A healthy fall lawn

 

A short cut can help minimize snow mold, winter kill, ice damage, and even vole damage as outlined in my earlier post http://www.mrgrassblog.net/2014/10/20/mole-voles-landscape/. This is the only time of year I recommend a very short cut! A lawn that is left long (over 3”) is in jeopardy and greater peril for damage from the aforementioned issues. Add to that excessive leaf cover and your lawn can soon turn into a parking area versus a green space to enjoy.

 

The moral of today’s blog post is to cut your lawn short in November and keep it relatively leaf free before the snow flies for a happier and greener lawn next spring!

 

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Don’t let matted leaves and early snow get you down

Clean up your yard before winter snow stays

Most folks got at least a few inches of snow this past weekend during a record setting October snow storm.  The impact on your lawn can be summed up in a few basic scenarios with the first involving moderate to substantial leaf litter on the ground now snow covered.  Left uncollected, these piles of leaves can be trouble for your lawn as colder weather approaches with snow that will not melt until spring.  As soon as you can remove leaf piles and other debris brought down by the heavy, wet snow you should plan on doing so to prevent smothering areas of your lawn.  The thicker the leaf pile, the better it will mulch your grass leaving dead spots and bare areas next year.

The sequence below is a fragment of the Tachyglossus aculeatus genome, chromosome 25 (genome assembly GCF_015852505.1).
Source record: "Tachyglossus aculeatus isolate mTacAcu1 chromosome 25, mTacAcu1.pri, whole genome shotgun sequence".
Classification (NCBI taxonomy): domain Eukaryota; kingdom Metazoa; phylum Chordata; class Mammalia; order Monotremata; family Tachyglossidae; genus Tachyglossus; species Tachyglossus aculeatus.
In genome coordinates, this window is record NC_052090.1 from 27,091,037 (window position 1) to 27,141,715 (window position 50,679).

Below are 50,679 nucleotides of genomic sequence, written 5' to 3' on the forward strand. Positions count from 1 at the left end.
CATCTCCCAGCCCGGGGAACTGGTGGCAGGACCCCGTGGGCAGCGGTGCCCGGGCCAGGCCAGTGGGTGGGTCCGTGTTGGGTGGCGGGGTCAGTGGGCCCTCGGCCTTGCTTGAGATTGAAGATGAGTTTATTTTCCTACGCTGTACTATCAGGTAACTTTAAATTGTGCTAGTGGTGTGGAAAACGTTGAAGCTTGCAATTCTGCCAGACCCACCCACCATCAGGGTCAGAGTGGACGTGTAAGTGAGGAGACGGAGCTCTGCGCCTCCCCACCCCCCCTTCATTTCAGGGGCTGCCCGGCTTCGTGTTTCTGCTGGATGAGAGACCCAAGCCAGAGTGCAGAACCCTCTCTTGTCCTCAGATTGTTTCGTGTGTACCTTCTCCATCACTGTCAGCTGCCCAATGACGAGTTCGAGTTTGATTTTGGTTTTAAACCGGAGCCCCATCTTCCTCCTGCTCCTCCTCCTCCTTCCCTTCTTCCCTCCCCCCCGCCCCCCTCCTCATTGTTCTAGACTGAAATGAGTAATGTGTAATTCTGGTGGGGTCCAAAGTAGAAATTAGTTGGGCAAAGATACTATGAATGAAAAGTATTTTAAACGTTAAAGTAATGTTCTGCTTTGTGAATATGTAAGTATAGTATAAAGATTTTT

If you have your driveway plowed, now is a great time to put up stakes marking the edge of the lawn indicating the transition from gravel or pavement to grass.  Snow plow damage becomes visible in the spring time as snow recedes, exposing chunks of sod and grass tossed aside to dry out and die.  Without help, snow plow operators can have difficulty determining where your driveway ends and the lawn begins.  Such an error is commonplace during late night snow storms and can result in significant lawn damage.  Using posts, stakes, or sticks can provide a simple, yet effective signal and minimize or prevent the edge of your lawn from being “relocated”.

Even though it is now November, if you got caught with your lawn still needing another cut- say over 3” in height- don’t feel odd pulling out your mower for one last farewell mowing.  Many folks can remove leaves and mow simultaneously so this is a great opportunity to “get two birds with one stone” as the saying goes.  A clean, short cut in November is one way you can say “I love you” to your lawn before the onset of winter.

Many tree limbs were damaged by the weight of the snow with leaves still turning colors, many still green!  Be sure to have those branches cleanly pruned to help reduce future insect and disease damage.  Of course, remove as many downed branches on your lawn as possible, leaving the lawn surface as clean as possible before winter truly arrives.  Completing these basic housekeeping items can give your landscape the edge it might need to survive an unpredictable winter.